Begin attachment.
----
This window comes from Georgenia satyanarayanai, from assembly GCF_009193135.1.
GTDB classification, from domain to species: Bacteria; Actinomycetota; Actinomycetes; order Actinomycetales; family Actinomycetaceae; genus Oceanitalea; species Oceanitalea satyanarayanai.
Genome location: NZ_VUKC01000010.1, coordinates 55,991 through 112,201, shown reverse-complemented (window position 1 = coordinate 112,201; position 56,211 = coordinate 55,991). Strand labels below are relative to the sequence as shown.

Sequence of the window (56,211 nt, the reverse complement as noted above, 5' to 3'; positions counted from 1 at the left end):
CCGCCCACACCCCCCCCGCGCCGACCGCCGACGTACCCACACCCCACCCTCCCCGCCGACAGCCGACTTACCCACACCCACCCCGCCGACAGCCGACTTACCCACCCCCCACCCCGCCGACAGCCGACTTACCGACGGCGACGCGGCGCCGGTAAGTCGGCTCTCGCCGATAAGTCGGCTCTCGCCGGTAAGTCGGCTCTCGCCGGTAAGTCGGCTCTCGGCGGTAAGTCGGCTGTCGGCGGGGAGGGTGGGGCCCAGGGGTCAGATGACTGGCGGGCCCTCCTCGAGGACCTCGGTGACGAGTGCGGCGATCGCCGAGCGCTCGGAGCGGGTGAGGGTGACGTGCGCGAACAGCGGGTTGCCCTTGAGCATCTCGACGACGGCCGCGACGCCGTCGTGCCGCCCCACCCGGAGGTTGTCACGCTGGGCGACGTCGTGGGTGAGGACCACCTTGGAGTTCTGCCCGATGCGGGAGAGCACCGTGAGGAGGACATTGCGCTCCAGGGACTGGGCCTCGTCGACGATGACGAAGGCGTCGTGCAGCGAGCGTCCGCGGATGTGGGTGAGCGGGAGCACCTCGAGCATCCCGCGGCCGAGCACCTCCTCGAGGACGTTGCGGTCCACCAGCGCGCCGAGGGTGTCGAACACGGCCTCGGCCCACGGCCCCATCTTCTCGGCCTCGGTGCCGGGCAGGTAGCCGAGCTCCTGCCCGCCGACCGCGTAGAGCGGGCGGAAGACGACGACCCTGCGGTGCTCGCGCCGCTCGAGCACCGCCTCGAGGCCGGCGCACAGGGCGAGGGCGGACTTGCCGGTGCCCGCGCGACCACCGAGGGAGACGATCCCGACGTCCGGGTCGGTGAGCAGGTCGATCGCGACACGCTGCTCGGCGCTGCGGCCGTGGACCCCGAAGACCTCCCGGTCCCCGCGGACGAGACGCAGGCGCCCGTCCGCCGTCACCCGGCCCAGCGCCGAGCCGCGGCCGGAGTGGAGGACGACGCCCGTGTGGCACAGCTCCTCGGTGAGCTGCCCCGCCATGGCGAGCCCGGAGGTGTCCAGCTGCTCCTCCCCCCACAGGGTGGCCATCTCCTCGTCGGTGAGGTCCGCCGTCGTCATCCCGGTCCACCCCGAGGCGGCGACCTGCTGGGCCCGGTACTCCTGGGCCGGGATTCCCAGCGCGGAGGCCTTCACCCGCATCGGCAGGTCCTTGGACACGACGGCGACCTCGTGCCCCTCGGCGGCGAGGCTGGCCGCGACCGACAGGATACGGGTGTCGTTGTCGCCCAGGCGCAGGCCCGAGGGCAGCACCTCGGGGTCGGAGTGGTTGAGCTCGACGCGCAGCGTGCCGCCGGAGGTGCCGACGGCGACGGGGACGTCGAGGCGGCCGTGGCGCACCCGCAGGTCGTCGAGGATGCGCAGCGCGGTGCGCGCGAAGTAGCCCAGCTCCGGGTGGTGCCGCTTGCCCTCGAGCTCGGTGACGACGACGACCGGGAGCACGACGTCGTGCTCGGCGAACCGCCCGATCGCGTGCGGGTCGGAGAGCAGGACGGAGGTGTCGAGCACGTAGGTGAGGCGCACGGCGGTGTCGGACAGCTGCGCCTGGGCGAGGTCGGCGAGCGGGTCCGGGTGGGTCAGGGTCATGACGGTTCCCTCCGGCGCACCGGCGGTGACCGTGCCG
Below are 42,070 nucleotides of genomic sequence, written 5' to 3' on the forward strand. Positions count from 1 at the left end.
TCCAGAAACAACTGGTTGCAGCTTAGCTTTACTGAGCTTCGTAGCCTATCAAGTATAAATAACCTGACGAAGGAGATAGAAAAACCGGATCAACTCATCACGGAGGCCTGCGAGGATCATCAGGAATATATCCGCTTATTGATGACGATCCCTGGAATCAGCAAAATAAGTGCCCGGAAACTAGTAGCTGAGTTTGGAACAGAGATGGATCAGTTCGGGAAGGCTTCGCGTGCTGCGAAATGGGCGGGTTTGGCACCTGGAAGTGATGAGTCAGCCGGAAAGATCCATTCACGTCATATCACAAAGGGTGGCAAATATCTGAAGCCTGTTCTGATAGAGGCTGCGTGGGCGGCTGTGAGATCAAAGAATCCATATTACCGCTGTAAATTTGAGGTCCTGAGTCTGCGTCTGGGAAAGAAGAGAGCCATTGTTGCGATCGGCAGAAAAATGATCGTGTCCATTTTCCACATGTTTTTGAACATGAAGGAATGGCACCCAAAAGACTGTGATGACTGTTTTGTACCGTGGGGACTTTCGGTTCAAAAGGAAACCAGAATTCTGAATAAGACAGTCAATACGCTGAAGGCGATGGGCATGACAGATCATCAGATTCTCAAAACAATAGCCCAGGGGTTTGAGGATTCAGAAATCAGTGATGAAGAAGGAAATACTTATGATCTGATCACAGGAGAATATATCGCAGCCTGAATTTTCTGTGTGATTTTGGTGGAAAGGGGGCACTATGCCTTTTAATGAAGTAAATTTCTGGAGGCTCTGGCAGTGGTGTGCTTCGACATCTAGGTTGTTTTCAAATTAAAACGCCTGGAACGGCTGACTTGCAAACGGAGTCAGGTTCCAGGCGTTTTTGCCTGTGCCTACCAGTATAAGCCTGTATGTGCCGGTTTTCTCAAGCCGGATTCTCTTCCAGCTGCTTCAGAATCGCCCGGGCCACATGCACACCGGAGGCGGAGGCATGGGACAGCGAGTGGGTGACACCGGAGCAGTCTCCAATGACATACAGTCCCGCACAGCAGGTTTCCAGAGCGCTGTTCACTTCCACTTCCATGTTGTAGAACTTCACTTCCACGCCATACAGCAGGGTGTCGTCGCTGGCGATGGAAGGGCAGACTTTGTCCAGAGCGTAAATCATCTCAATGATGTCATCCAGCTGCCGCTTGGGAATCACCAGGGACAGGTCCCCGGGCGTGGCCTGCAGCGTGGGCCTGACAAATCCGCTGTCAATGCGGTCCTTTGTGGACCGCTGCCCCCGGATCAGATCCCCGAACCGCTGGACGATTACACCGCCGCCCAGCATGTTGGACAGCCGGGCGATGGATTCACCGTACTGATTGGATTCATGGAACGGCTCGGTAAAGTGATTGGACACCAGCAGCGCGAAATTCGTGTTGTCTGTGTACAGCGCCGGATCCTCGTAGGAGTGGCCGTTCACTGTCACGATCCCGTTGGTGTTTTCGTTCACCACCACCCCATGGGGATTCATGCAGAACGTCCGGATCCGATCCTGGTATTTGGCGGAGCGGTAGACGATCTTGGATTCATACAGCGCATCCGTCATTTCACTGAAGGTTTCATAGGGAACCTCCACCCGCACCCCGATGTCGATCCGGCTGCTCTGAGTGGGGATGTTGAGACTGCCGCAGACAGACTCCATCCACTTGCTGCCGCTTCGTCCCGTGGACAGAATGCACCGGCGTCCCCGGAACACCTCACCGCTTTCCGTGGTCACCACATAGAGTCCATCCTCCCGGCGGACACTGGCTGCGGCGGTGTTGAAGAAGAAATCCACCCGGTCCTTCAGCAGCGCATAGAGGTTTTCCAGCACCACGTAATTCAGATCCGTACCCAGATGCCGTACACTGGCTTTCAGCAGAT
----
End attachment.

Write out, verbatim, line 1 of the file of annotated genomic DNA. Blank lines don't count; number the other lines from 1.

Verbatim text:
This window comes from Georgenia satyanarayanai, from assembly GCF_009193135.1.